The pump and filter must create water circulation in the aquarium, clean the water for fine particles and create the micro biology, that brings the aquarium in a biological balance and by that makes it stable.
The pump consists of a small, electrically-driven propeller that pumps the water around. The capacity is stated in litres per hour. We recommend that the water is changed 3-5 times per hour (150L aquarium - capacity 450 to 750 litres per hour) in order to achieve a good cleaning and not least to ensure the water circulation in the aqaurium.
The filter is often installed as an integrated part, in front of the pump. The filter consists of a layer of very fine cotton wool (often made of a plastic material), that catches the fine particles and therefore must be rinsed manually from time to time. Behind or below this layer, you will find the coarse material (made of plastic or ceramics) which creates a large surface, where the micro biology can assume definite form in the streaming water. Active materials can also be added (e.g. crushed lava and organic coal), which may have an impact on the chemistry of the water.
The pump and filter can be purchased for installation inside the aquarium (internal) or installation outside the aquarium (external) e.g. in a cupboard below. Some aquariums have a built-in filter and pump in the back wall or corner panel.
Regardless of which filter you use, the filter material must be cleaned regularly (once a month or a little more rarely). This is done by washing the filter sponge under lukewarm water; make sure it is not too hot, as this will kill the useful bacteria. If your filter uses cotton wool, you only need to change the cotton wool.
The purpose of changing the water in the aquarium is to remove waste products and surplus of nutrients accumulating in the water. These substances come from feeding, excrements, dead material and fertilizer and may cause an imbalance in the aquarium.
During the start-up, the aquarium is especially vulnerable towards the accumulation of waste products and nutrients. Up to 50% change of water twice per week in the first 3 weeks ensures clean water. Later when a biological balance is achieved in the aquarium, the aquarium is less vulnerable towards accumulation. Therefore, a weekly change of water of approx. 30% is adequate, and during holidays, the aquarium will also be able to handle 2-3 weeks without water change.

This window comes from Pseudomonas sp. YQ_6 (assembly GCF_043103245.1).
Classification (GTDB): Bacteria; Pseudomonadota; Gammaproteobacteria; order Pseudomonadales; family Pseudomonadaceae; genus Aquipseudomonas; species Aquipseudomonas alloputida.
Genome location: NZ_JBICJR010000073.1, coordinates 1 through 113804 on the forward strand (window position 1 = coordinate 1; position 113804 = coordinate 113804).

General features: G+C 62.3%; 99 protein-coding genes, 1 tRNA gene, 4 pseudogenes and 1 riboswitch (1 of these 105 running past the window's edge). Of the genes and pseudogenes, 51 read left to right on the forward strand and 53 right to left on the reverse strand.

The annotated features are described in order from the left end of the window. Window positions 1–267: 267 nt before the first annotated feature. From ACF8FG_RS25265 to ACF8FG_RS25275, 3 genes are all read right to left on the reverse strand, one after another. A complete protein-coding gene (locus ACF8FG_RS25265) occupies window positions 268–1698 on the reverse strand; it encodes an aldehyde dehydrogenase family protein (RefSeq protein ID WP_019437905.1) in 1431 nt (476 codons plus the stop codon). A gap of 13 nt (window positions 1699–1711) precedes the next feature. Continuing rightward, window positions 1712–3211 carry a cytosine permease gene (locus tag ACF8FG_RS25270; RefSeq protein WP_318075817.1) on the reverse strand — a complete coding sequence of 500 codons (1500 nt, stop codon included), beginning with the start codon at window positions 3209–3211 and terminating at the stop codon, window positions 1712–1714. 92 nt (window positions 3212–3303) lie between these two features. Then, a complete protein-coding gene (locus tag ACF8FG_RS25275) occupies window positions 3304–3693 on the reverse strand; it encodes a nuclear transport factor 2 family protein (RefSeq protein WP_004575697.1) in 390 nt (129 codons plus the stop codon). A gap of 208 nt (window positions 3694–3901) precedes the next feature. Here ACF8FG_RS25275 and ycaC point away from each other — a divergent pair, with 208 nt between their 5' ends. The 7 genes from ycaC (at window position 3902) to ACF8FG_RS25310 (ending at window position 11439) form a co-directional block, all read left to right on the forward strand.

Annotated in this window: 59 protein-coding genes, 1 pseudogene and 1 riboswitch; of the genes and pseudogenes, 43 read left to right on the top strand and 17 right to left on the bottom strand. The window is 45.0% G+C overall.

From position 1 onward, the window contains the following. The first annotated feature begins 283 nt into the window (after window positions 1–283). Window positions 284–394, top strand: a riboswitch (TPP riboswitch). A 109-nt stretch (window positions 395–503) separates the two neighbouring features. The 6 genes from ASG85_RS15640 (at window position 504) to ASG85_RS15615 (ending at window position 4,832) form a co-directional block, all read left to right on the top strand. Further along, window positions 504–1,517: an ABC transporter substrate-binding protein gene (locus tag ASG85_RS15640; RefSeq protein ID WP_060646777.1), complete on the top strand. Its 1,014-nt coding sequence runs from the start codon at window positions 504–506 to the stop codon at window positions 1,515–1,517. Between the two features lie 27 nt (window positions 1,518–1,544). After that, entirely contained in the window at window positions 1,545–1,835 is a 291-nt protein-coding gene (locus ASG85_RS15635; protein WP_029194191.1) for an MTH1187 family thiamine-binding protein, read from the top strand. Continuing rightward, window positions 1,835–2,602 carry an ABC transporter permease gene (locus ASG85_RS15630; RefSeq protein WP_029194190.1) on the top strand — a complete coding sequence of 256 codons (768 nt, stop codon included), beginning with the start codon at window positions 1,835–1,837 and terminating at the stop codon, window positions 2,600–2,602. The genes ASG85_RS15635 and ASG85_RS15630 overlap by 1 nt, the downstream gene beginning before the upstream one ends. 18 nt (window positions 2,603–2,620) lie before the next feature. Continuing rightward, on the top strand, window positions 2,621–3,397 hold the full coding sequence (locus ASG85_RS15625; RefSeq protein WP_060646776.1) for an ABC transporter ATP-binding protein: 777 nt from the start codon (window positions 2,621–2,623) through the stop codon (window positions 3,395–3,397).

This is how it is done:
1) Clean the glass with a soft sponge and/or a squeegee.
2) Switch off the pump and heater.
3) Have a bucket ready, into which the water can run (e.g. directly into the outlet).
4) Put the other end of the hose into the aquarium and suck! After that, the siphon principle will do the rest. A piece of garden hose can easily be used.
5) Add fresh water from the cold tap either with a hose directly from the tap or with a large water jug. It is important that the water is poured into a saucer or something similar in order to avoid that the gravel whirls up.
6) Switch on the pump and heater again and check that the pump is running (it often needs help to get started, if it has sucked in air).
Here is our video about easy water change.
The temperature in the aquarium is decisive for the metabolism of the animals and plants - and by that for their well-being. Too low temperatures reduce the life processes while too high temperatures increase their pace. Both are harmful and the temperature must therefore be controlled and regulated.
There are several heat sources in the shape of e.g. cables in the ground layer or heaters (e.g. integrated in the pump). Moreover, all traffic, e.g. light sources and pump, liberates heat to the water, just as the room temperature has a great impact on the water temperatute in the aquarium. A thermostat in the heat source is necessary, so that the required temperature in the aquarium can be maintained. There are cooling devices which correspondingly can reduce the temperature.
Most of Tropica's plants thrive at 22-24 degrees (which is the most frequently recommended temperature for aquariums). By higher temperatures, e.g. for the sake of the fish, only a limited selection of plants can be used. By increasing temperatures, the amount of oxygen in the water is reduced, which is harmful to the fish, and most of the plants will not thrive. The algae may however generally benefit from this and will indeed thrive, and just a couple of days with higher tempetatures can produce plankton and thread algae in the aquarium.